Because the previous Congress funded the federal government only to March 4th, 2011, the current Congress must pass a Continuing Resolution (CR) to continue to fund the government from that point through September 30th, 2011, the end of 2011 fiscal year. The House, Senate and President must ultimately agree on these spending levels. Last week, House Republicans proposed a CR that slashes $32 billion in programs over the next 7 months. This week, those cuts may be deepened as the bill is brought to the floor and amendments are allowed. Unfortunately, many of the cuts are seriously misguided and will reduce economic opportunity at a time when young people can least afford it.
Young adult employment levels plummeted to their lowest levels since WWII in the middle of this Recession, and continue to be unbelievably high. Those lucky enough to have a job will see their wages suffer far into the future. Yet the House plan would add another barrier to recovery for a generation that has been thrown off track for years to come.
The most obvious youth-focused attack promises to cut the maximum Pell Grant by $845, putting Pell on the trajectory to lose even more mandatory funding over the coming years. Over 8 million low and middle-income students who rely on this program to pay for college would lose 15% of their funds across the board.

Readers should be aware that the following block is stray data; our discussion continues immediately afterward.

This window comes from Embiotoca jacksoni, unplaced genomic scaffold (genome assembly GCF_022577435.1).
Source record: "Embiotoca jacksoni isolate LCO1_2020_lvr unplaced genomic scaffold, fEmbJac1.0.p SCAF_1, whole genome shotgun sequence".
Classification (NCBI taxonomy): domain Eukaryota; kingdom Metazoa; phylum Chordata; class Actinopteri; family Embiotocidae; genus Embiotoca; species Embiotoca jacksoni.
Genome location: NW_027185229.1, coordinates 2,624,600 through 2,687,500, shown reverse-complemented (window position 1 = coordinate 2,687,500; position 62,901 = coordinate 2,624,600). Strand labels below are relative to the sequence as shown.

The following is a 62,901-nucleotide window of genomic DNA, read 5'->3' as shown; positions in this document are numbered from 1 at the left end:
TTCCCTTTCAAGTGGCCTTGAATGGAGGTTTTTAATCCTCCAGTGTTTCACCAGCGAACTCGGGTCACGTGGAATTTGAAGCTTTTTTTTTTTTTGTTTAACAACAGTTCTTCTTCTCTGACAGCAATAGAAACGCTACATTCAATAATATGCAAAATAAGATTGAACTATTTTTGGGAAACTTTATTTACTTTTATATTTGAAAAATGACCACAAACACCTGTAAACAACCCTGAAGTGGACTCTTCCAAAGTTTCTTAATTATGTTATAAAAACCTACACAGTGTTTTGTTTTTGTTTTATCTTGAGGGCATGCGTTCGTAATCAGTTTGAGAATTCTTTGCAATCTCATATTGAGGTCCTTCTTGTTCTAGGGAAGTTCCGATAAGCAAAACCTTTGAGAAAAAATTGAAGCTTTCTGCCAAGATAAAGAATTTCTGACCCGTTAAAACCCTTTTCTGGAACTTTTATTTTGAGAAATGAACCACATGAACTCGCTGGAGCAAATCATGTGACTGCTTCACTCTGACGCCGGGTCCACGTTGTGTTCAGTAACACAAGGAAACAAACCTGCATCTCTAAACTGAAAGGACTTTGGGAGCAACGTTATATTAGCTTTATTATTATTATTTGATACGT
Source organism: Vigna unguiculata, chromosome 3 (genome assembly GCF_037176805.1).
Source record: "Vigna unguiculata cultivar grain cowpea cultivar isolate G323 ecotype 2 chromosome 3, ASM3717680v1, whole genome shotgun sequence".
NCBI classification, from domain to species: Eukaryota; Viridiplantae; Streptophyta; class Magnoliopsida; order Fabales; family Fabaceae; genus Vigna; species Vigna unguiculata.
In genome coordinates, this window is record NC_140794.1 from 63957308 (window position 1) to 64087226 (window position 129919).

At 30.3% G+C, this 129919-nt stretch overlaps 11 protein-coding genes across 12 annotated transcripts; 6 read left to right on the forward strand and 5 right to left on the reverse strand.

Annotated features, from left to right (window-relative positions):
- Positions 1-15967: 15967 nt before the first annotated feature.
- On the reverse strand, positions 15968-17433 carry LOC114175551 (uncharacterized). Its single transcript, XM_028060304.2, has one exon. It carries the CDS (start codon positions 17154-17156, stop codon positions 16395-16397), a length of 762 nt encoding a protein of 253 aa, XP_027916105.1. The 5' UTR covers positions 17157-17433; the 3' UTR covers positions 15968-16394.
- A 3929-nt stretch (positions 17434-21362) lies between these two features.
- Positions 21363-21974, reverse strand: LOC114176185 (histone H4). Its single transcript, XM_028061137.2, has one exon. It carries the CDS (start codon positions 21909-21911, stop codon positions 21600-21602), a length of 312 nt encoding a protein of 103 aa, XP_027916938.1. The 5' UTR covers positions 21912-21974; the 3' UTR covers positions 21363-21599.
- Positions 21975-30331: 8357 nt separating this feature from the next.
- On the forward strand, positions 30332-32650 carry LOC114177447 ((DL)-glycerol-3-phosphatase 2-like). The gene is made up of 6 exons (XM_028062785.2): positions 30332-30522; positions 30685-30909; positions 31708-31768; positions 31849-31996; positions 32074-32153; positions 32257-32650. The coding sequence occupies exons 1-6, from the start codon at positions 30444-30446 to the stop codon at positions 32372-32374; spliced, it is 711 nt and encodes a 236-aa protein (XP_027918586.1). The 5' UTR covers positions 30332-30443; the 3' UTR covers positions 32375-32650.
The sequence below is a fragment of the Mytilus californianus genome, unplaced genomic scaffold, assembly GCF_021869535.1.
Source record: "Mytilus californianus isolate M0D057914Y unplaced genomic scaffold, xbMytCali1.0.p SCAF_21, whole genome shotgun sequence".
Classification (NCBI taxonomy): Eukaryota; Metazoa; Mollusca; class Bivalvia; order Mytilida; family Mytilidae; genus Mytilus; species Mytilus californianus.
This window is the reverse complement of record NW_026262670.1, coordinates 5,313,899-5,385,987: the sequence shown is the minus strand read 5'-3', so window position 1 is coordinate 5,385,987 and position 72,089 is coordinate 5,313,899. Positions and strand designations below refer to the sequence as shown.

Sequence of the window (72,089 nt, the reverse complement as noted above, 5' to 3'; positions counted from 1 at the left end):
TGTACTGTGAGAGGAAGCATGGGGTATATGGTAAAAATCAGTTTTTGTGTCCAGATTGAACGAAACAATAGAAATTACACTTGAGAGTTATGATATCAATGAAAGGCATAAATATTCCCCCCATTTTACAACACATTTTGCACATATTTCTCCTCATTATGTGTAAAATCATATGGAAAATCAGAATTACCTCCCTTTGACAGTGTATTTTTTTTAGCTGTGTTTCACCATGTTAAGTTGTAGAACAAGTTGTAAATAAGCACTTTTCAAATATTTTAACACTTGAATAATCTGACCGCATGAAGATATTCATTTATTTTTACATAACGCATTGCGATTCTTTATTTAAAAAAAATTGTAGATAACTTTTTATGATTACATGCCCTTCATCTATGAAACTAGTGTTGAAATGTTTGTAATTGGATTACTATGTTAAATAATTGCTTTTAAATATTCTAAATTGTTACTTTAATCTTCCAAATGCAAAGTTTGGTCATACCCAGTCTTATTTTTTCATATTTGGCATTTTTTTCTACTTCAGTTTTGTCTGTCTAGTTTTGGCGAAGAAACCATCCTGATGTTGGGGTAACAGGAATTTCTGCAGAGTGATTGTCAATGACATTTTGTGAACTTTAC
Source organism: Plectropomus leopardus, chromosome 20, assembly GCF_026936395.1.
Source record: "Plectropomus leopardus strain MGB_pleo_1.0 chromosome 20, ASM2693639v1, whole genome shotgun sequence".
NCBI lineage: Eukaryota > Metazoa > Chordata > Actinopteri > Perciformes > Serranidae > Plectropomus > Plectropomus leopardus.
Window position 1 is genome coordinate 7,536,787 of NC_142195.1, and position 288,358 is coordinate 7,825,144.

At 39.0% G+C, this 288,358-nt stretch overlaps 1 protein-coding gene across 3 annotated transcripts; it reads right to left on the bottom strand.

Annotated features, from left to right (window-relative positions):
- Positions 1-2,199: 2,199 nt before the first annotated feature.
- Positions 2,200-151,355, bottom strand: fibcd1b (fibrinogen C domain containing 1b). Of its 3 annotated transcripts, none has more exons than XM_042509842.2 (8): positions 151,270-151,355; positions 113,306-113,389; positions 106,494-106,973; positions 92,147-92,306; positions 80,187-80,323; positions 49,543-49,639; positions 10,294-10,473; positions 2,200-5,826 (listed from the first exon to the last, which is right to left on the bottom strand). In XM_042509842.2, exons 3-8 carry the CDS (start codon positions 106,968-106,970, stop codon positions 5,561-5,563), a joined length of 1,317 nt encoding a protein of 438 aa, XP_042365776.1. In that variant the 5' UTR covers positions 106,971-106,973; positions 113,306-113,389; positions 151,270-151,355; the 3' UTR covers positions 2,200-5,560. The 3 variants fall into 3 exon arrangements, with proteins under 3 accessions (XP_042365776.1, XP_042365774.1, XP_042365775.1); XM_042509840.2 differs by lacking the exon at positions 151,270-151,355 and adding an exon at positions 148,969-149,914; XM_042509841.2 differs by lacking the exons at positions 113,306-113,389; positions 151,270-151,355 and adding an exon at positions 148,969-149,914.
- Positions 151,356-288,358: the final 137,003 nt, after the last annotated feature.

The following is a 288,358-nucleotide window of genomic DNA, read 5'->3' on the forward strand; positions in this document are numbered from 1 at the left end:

And that is just the beginning. The proposal targets workforce training and employment services for another $1.4 billion in cuts. Programs that teach youth to apply for work, take leadership roles in their community, and train for 21st century employment would lose one of every three dollars in funding.
The Corporation for National Community Service would lose $1 billion, in part by eliminating the popular AmeriCorps program, which provides jobs to tens of thousands of young adults each year who provide valuable community service. Community Health Centers that provide free medical care to low-income and uninsured populations would see their budgets fall by billions more.
These changes would drastically limit the ability of young people to acquire skills, get a job, stay healthy, and give back to their communities. This is not the time to stop investing in the nation’s future. Young people care about the long-term fiscal health of our country, but cuts targeted at programs that help our generation learn, innovate, and work do not restore that health.